Galbraith, JK.



Nitze, Paul H

Tucker, R.


Interview With Clarck Clifford


Q: I'd like now to move into some very - almost too big questions to ask really. Was the Cold War necessary?

A: Unquestionably.


- The Cold War, which was the name given to foreign policies, started in 1946, at the conclusion of the Second World War. Very quickly it became apparent that Stalin intended a worldwide Communist plan of aggression. He took control of all of the states on Russia's borders. He set up a - what became known as the Comintern, which was a Communist cell in each important country in the world. And this was to be his plan, and it had to be combated. And it was combated. The United States offered a three pronged plan. First was the Truman Doctrine, which saved Greece and Turkey and gave hope to the world. The world and freedom might be saved. The second was the Marshall Plan, and we spent any number of billions of dollars in building back the economies of the European nations, and they came back wonderfully with that help. Then came the third leg on the stool and was - that was the North Atlantic Treaty Organisation. It, in very simple language, said to the Soviets if you attack any one of our allies you're attacking the United States, and it means war. Just that simple. It was Stalin's decision to make. And when that threat was made it had a particular emphasis in it, because at that time we had the bomb and they didn't. But even after they got the bomb, the idea of attacking one of the NATO members, there were 14, and starting a war with the United State, was very unappealing to the Soviets. They'd cto have an enormous respect for America during the Second World War as a production of our economy, the way the rose to that occasion. So I would say to you, and I would say to the public that the five years following the Second World War, 1946-1950, was one of the proudest periods in the history of our country. Because in my opinion the United States under Truman's leadership saved the free world.

Q: What was the worst moment of the Cold War?

A: It would take more thought than I can give to it now. I can - I know that the President was deeply disturbed at the Berlin blockade. That was a tough moment and it was a tough decision to make. Right at the very beginning he began to be tormented by actions of the Soviets. They agreed in one of the postwar treaties that Azerbaijan would become an independent nation and had the possibility of developing into a prosperous and productive country. He began to put the pressure on Azerbaijan in such a way that it appeared it was inevitable that the Soviets were going to go in and take Azerbaijan. The United States and the British and the French got together, they sent notes that were really stiff, and Stalin decided it was not in his best interest to go ahead with that plan, so he let it go. He had much bigger plans later down the road. The most significant reaction I would have to the Cold War is it started as a concept of containment. We wanted to contain the Soviet Union so it wouldn't begin to spread out and occupy Europe. From containment came other valuable results. The organisation of cooperation between the European countries and the United States. And Stalin's plan of world domination was stopped. He was confronted with too many problems at each turn of the road, and the plan - I give President Truman so much credit for it - the plan that President Truman put into operation in 1946 and what caused what became known as the Cold War, it existed until 1990, when the Russian system began to collapse. And that's what President Truman had hoped for all the time. And during all this 50 year period, 1946 to about 1996, the plan that he laid down basically was followed by every other American President and it kept peace in the world.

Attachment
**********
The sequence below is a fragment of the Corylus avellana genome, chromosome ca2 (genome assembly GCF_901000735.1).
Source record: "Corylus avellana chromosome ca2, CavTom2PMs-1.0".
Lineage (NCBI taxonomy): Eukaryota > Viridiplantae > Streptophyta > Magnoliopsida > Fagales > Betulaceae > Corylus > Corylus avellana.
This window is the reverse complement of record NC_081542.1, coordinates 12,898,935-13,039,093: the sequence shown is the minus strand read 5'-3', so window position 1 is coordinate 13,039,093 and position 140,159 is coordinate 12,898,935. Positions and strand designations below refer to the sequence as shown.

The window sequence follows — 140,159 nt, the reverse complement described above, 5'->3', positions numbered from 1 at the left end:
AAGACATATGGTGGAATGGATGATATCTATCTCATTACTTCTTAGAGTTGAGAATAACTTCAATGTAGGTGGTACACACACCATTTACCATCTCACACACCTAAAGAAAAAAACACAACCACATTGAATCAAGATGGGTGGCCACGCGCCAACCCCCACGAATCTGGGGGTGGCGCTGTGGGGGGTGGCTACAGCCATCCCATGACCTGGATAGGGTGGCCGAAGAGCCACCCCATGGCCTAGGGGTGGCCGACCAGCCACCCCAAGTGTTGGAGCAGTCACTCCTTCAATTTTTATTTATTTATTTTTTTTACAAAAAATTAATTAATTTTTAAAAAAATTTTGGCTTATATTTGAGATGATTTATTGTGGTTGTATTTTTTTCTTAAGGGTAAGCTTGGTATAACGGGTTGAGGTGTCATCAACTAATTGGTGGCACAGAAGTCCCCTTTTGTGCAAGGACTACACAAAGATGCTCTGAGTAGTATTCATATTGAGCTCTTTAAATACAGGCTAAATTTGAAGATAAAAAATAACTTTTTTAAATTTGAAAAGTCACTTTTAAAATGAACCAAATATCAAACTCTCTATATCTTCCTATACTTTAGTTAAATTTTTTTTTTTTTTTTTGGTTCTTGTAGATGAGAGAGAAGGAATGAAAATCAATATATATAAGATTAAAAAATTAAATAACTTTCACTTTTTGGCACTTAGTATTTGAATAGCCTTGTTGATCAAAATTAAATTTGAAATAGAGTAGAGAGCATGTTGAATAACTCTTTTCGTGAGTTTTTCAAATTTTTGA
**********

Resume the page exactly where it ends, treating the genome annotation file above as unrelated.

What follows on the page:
Q: One final question. What was the effect of the Cold War?

A: Effect in different ways. The economic effect of the Cold War was damaging to the United States, because as the leader of the free allies we spent a fortune on military strength and both army and navy. Billions and tens of billions of dollars, which did not go unnoticed by Stalin. Diplomatically it probably helped cement the free nations of the world, because maybe for the first time in history so many nations were working together against a common threat. From the standpoint of what shape the world was in when the Cold War started and what shape it's in after the Cold War ended - I think that probably the greatest result from the standpoint of the American people is a basic sense of pride about the leadership that America gave to the world. They came to recognise the leadership as presented by the Truman Doctrine, the Marshall Plan, NATO, and interestingly enough, 'cos of some domestic problems, when President Truman left office, end of 1952, his rating with the American people was quite low. But each passing year his reputation has risen in the United States, and in a poll taken some time ago he is included now in the three greatest Presidents the United States ever had.

(End of interview)